Facts: A tenant entered into a commercial lease agreement. The agreement provided for the tenant to renew the lease, though it did not specify how many times the tenant could exercise the option to renew, and included provisions indicative of a short-term lease. The tenant renewed the lease at the end of the first term, then attempted to renew again at the end of the second term.

Claim: The landlord sought to terminate the lease, claiming he was not obligated to provide another renewal since the original lease did not explicitly offer an unlimited number of renewals, and the lease was consistent with a traditional, short-term lease, rather than a perpetual lease.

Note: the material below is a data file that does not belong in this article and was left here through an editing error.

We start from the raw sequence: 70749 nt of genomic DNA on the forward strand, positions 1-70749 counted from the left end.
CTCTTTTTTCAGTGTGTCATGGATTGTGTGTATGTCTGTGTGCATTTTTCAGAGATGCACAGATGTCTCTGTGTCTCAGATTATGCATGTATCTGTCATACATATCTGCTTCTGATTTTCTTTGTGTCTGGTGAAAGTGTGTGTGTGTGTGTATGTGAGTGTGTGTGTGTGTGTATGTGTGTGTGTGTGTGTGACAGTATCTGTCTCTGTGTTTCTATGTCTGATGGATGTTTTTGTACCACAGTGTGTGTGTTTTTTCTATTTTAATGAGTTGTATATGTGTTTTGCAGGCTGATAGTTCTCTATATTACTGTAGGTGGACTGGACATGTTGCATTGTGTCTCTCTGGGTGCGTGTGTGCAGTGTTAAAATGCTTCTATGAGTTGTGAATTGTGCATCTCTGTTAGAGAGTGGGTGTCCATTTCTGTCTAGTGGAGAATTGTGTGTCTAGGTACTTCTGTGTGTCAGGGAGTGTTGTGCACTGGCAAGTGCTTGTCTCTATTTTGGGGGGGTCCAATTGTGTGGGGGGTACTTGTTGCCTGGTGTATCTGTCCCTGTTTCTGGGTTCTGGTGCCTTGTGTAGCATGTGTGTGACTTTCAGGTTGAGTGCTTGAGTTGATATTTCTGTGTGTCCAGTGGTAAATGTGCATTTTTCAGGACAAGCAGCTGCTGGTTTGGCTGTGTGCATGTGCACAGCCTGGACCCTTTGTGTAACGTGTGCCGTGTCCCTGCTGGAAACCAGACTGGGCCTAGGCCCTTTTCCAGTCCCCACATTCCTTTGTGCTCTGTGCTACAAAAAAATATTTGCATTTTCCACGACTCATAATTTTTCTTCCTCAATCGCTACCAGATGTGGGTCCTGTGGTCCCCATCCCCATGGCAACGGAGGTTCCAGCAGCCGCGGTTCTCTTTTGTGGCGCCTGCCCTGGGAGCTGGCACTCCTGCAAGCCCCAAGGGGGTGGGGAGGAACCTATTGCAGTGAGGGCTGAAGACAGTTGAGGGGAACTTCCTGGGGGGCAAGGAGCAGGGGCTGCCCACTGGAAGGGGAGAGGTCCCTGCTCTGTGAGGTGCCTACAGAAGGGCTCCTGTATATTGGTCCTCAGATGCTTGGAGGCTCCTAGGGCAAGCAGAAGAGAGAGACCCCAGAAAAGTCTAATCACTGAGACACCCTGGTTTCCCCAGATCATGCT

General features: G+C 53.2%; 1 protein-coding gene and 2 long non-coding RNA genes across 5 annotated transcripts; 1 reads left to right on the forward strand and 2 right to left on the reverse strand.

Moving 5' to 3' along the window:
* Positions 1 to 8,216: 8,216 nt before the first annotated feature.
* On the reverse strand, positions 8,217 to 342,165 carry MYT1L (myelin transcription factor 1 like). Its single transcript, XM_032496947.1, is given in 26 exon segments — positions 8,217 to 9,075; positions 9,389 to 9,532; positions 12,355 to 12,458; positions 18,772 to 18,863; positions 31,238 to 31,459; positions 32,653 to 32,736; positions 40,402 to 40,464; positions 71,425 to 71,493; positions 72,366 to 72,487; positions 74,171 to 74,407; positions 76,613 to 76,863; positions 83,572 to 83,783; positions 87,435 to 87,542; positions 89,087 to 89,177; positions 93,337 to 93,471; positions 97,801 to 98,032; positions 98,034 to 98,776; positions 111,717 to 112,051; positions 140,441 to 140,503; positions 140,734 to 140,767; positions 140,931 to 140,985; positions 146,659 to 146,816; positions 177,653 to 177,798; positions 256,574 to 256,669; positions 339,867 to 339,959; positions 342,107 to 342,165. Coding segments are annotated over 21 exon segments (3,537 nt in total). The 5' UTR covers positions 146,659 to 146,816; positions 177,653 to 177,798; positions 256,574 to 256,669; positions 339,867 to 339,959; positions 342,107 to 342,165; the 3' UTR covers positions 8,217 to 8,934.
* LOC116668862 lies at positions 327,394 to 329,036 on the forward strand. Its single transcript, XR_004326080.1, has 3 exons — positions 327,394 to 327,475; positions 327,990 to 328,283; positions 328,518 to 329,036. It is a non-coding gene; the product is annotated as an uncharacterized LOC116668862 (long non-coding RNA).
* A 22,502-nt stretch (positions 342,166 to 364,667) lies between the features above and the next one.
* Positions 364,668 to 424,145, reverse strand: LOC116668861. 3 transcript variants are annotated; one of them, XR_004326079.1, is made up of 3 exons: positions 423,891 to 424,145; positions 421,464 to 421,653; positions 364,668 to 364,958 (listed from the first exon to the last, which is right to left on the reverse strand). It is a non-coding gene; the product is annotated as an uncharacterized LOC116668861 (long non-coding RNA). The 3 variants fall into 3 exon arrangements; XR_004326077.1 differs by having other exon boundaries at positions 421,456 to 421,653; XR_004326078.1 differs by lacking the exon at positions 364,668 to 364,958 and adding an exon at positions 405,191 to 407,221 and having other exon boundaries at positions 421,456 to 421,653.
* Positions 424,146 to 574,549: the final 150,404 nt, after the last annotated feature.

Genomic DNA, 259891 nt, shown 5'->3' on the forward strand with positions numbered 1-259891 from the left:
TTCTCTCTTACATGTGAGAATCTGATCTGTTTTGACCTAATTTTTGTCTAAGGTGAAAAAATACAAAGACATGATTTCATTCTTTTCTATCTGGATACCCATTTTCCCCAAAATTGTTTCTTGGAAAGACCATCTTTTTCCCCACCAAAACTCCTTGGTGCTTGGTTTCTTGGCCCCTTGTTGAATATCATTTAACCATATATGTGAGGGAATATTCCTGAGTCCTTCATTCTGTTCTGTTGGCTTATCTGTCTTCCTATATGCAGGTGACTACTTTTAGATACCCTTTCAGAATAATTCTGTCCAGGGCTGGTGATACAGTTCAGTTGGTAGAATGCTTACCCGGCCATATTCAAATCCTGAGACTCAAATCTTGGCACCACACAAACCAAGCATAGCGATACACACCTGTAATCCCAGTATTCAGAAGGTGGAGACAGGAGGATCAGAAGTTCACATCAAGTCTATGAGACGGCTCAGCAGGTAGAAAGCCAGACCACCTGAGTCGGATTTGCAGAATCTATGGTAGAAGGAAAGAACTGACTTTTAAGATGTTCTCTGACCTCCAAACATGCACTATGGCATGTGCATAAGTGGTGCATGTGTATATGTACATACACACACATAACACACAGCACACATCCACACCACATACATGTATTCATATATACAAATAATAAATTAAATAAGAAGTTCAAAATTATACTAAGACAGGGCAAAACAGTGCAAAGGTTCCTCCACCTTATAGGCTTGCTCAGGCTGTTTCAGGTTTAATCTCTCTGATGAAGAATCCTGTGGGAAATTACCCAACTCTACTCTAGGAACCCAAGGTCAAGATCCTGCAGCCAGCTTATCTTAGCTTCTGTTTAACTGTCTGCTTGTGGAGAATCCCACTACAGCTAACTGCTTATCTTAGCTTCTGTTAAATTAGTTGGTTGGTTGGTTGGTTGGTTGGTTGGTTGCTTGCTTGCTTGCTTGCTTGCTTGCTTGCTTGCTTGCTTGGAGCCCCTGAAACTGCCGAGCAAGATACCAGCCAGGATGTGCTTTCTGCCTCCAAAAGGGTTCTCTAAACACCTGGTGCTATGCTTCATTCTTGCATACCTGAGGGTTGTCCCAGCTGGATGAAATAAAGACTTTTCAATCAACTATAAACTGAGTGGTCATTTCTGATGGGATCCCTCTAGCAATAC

Counter claim: The tenant claimed the original lease allowed for an unlimited number of renewals since it did not directly state it would allow only one lease renewal.

Holding: A California appeals court held the landlord may terminate the lease since unlimited renewals may only be enforced if the lease demonstrates the landlord’s intent to offer unlimited renewals, which it did not as the lease included provisions typical of a short-term lease. [Ginsberg v. Gamson (April 30, 2012) _ CA3d _]